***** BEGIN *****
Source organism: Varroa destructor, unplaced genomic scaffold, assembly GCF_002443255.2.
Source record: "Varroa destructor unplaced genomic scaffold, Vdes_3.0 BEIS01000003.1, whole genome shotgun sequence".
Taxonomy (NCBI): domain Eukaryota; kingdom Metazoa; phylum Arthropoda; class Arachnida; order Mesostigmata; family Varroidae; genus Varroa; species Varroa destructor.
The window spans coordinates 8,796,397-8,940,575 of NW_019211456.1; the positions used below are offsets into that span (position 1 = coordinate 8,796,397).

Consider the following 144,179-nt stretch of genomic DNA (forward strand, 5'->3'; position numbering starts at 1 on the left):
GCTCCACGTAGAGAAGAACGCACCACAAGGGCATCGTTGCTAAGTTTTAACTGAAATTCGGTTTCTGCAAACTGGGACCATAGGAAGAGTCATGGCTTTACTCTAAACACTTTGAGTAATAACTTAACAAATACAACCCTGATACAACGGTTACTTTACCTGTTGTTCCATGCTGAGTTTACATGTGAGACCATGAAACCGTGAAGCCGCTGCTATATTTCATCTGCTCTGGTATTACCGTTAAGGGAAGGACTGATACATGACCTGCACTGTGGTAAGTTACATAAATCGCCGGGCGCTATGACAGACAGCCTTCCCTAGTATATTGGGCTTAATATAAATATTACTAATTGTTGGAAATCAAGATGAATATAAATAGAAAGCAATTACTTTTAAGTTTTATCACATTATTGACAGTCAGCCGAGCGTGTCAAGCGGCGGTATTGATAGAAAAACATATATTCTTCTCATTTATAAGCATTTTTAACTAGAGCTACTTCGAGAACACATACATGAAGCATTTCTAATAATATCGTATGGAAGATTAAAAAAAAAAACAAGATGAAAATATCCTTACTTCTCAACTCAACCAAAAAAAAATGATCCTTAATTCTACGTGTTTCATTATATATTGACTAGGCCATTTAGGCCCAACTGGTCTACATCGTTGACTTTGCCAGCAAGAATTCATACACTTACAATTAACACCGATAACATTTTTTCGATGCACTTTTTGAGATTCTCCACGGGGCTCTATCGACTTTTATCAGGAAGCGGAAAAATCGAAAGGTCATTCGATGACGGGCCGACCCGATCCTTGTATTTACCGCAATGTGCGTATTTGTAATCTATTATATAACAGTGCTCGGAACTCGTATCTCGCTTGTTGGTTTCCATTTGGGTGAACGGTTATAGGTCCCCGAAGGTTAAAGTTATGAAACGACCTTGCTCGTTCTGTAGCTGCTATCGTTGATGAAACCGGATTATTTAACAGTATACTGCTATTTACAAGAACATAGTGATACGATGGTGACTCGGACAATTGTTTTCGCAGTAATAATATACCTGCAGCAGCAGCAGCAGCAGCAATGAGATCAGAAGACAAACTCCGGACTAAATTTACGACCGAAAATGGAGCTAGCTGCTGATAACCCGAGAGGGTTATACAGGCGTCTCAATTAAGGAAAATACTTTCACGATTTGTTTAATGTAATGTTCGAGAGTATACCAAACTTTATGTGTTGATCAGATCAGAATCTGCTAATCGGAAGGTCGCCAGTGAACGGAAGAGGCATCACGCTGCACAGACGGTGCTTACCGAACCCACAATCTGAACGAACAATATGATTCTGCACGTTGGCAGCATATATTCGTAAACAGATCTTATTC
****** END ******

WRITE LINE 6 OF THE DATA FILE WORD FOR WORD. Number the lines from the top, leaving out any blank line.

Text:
GCTCCACGTAGAGAAGAACGCACCACAAGGGCATCGTTGCTAAGTTTTAACTGAAATTCGGTTTCTGCAAACTGGGACCATAGGAAGAGTCATGGCTTTACTCTAAACACTTTGAGTAATAACTTAACAAATACAACCCTGATACAACGGTTACTTTACCTGTTGTTCCATGCTGAGTTTACATGTGAGACCATGAAACCGTGAAGCCGCTGCTATATTTCATCTGCTCTGGTATTACCGTTAAGGGAAGGACTGATACATGACCTGCACTGTGGTAAGTTACATAAATCGCCGGGCGCTATGACAGACAGCCTTCCCTAGTATATTGGGCTTAATATAAATATTACTAATTGTTGGAAATCAAGATGAATATAAATAGAAAGCAATTACTTTTAAGTTTTATCACATTATTGACAGTCAGCCGAGCGTGTCAAGCGGCGGTATTGATAGAAAAACATATATTCTTCTCATTTATAAGCATTTTTAACTAGAGCTACTTCGAGAACACATACATGAAGCATTTCTAATAATATCGTATGGAAGATTAAAAAAAAAAACAAGATGAAAATATCCTTACTTCTCAACTCAACCAAAAAAAAATGATCCTTAATTCTACGTGTTTCATTATATATTGACTAGGCCATTTAGGCCCAACTGGTCTACATCGTTGACTTTGCCAGCAAGAATTCATACACTTACAATTAACACCGATAACATTTTTTCGATGCACTTTTTGAGATTCTCCACGGGGCTCTATCGACTTTTATCAGGAAGCGGAAAAATCGAAAGGTCATTCGATGACGGGCCGACCCGATCCTTGTATTTACCGCAATGTGCGTATTTGTAATCTATTATATAACAGTGCTCGGAACTCGTATCTCGCTTGTTGGTTTCCATTTGGGTGAACGGTTATAGGTCCCCGAAGGTTAAAGTTATGAAACGACCTTGCTCGTTCTGTAGCTGCTATCGTTGATGAAACCGGATTATTTAACAGTATACTGCTATTTACAAGAACATAGTGATACGATGGTGACTCGGACAATTGTTTTCGCAGTAATAATATACCTGCAGCAGCAGCAGCAGCAGCAATGAGATCAGAAGACAAACTCCGGACTAAATTTACGACCGAAAATGGAGCTAGCTGCTGATAACCCGAGAGGGTTATACAGGCGTCTCAATTAAGGAAAATACTTTCACGATTTGTTTAATGTAATGTTCGAGAGTATACCAAACTTTATGTGTTGATCAGATCAGAATCTGCTAATCGGAAGGTCGCCAGTGAACGGAAGAGGCATCACGCTGCACAGACGGTGCTTACCGAACCCACAATCTGAACGAACAATATGATTCTGCACGTTGGCAGCATATATTCGTAAACAGATCTTATTC